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Intercultural couples

December 27, 2012

I saw this article (‘Constructing a fairy tale around intercultural couplehood on Chinese television’) and, even though it isn’t the direction my own critical interest went in when I read As the Earth Turns Silver, I couldn’t help thinking of that novel… (It is, in fact, an area of criticism I had thought of before and certainly an analytical direction Wong’s novel could be taken in.)

Introducing their work, Dervin and Gao write: “Even though it sounds increasingly counterintuitive to say that there is a ‘typical’ intercultural couple (Philippe, 2008, p. 117), intercultural couplehood is often viewed and represented as two national cultures ‘interacting’, ‘clashing’,’ ‘hyphenating’, etc. Just like other kinds of intercultural relations, this differentialistessentialist understanding is likely to be shared by ‘global common sense’ (Dervin, 2011a; Piller, 2002). It seems to be also largely the case in academia (Dervin, 2011b). Contrary to the current flow of anti-essentialism and anti-culturalism (e.g. Holliday, 2010), the majority of studies on intercultural couplehood continue to ignore the fact that [-p.7] identities are co-constructed, co-enacted and co-expressed by people  instead of cultures. This paper represents both a criticism of ‘canonical’ research on intercultural couplehood and a plea for change in the way couples are studied. In order to do so, we first need to spend some time examining critically two central concepts: interculturality and identity. In terms of research methodology, we have opted for a different approach. Studies on intercultural couples have often relied on interviews and/or questionnaires. Our study looks at media construction of the story of an intercultural couple, which was widely reported by Chinese media.” (pp.6-7)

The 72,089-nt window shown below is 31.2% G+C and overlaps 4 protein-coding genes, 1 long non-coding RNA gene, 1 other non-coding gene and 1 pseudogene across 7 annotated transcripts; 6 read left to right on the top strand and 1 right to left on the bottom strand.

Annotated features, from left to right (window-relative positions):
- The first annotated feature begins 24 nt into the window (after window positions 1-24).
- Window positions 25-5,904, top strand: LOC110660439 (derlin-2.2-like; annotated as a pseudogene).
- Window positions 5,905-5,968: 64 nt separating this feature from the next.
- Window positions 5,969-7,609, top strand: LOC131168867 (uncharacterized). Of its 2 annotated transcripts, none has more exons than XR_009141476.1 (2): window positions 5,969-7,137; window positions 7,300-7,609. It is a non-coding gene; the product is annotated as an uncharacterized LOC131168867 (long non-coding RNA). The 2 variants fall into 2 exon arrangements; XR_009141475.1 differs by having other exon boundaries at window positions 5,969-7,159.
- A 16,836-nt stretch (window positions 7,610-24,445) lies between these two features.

In their conclusion, the authors “In this article we were interested in analysing the construction of intercultural couplehood on the basis of a Chinese TV show which presented the story of a Sino-Armenian couple, established in China. The most important finding is based on the fact that the programme was built on a narrative structure which had many resemblances with a typical fairy tale. The fact that W. Labov’s model of narrative structure (1997) fitted the way the show was organized is significant in this sense.

Like many other similar global media fairy tales (Livingstone & Lunt, 2001), the show tried to tell the story of a ‘propertyless and wordless’ village young man who ‘won’ his foreign ‘blonde beauty’, and then had a ‘happily ever after’ family. Like other fairy tales, the village young man and his beauty have also experienced many difficulties to ‘achieve’ the happy ending, only the difficulties here don’t refer to firedragons but to the so-called ‘cultural differences’ and the barriers between the self and the Other they bring about. By emphasizing cultural, ethnic, and linguistic differences, the show and the protagonists (especially the wife) adopted a fully culturalist way to construct the ‘plot’  either in reference to countries or the city/village dichotomy. Certainly, for the purpose of audience rating, the television programme followed this ‘global common sense’ of understanding intercultural couplehood (Dervin, 2011a; Piller, 2002) to satisfy its TV audience, who probably wished for such constructed stories of the Self and the Other.

Regardless of culturalist discourses that cross the show, we have also demonstrated that identification is unstable as far as the wife is concerned. This is related mostly to the TV presenter’s own words and insistence on essentializing her. In the end, she is neither Chinese nor Armenian but a ‘Chinese foreign wife’  in between. But this is what identity and interculturality are about: when asked to position oneself in relation to nationalities, sense of belonging, etc. answers cannot be contextual and thus appear contradictory. When the twins are introduced in the show, this in-betweenness is more balanced in the sense that the TV presenter does not succeed in having them position themselves between the two spaces (EastWest) that the show asserts characterize them, in other words, they are the only ones who seem to ‘resist’ the identification game that characterizes this fairy tale.” (p.21)

Ref: Fred Dervin & Minghui Gao (2012): Constructing a fairy tale around intercultural couplehood on Chinese television, Language and Intercultural Communication, 12:1, 6-23


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